There is no denying that Brexit has already led to a flight of jobs and capital from the City of London. Financial services account for massive 6.5% of GDP and London’s loss is the gain of rival European banking hubs such as Frankfurt and Paris.

Frankfurt Main Finance, a lobby group, has claimed that 800 million euros in financial assets and 10,000 jobs have already moved from London to Germany, although it was not possible to verify the exact accuracy of this claim.

US banking giants Morgan Stanley, Goldman Sachs and JP Morgan have also moved 250 billion euros to Frankfurt, while Barclays, a British owned bank, is shifting £166 billion of assets to its Irish division in Dublin.  

The car industry is also taking a battering, and all its bosses are unanimous that Brexit is playing a significant role here.  Honda is closing its Swindon plant, Jaguar Land Rover slashed its UK workforce and Nissan has pulled investment on two new models in Sunderland, that will now be built in Japan instead.

Investment decisions are often difficult to reverse, “so there are some things that will be permanent,” said Dixon.

What About Culture?

Fashion is another area where Britain’s brand as a global leader may be in danger because of Brexit. Although the fall in the value of the pound, has seen an influx of American, Chinese and Arab fashion tourists who spend a lot of money in the West End, this has been offset by an exodus of international talent from the industry; not only designers but shop and warehouse staff and delivery drivers.


However, there are some fashion brands that have benefitted from the changes brought about by Brexit. Fashion Eater, which makes clothes in Harringay, North London, has seen a surge in orders, as it is now cheaper to make clothes here than to import them.

Alison-Stewart warns that while British cultural brands are still impressive and effective for now, their success depends on diversity.

“The UK’s quality of output in the creative industries is very strong at the moment. But a lot of that is underpinned by continental influences and employees and we know that creativity and diversity have to be integrated,” she said.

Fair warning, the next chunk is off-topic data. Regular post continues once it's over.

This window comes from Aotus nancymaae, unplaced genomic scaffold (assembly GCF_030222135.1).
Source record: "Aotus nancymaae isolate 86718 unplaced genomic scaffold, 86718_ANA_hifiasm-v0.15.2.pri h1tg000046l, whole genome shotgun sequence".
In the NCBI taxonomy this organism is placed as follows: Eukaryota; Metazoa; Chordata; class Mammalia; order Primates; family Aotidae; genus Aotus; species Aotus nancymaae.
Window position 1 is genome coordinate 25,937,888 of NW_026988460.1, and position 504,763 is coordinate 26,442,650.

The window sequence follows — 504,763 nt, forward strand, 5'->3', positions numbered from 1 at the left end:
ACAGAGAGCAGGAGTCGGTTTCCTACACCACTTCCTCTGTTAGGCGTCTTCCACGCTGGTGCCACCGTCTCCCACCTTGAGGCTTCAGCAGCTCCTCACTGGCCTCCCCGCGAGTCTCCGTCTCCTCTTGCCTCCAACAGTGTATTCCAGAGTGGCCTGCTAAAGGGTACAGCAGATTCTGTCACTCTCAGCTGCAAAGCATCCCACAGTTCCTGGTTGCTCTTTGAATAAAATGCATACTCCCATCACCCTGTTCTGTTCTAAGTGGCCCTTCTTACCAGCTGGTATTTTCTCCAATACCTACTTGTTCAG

“If your international people feel the UK is not a welcoming place for non-British people, which is the perception based on the research I’ve seen, then you have fewer people willing to come here to work, which means the quality of economic material is reduced,” she added.

Political Deadlock

The current chaos and deadlock in parliament has been ridiculed in the European and UK press. Jayne Adye, director of the pro-Brexit and anti-EU Get Britain Out Campaign, said in emailed comments to Belong that “the perception of the UK parliament is not favourable abroad and MPs have fundamentally lost the trust of the British people.” She placed the blame for the political deadlock at Westminster at the door of Remain supporting MPs but did not mention the Brexiteers in the Tory Party who have refused to back the Prime Minister’s deal. 

It remains to be seen exactly how the events in Westminster will play out, and what kind of Brexit Britain will get, but in the long term, the increased political engagement of the British people with politics may be viewed as a good thing. “[Politics] has been frozen for years, but when MPs speak their mind, argue the case and come up with creative solutions, that could be viewed in retrospect as healthy,” said Dixon.

“I actually think its quite healthy what we are seeing, which is parliamentary democracy reasserting itself. It may well be that what we end up with is a healthier parliamentary debate,” he added.   

The Future

Stewart-Allen believes that if Brexit happens, then the UK government will have to work hard to project an image that Britain is welcoming to foreign workers and business, and this will need to be in the form of concrete polices and flexible visa rules. 

Hugo Dixon thinks that after Brexit the UK brand will be “even stronger”, although it was clear from our conversation that Dixon believes we will somehow stay in the EU. At least, on the fact that Brexit won’t damage the British brand, he and Jayne Ayde can agree.  


Edward Cowley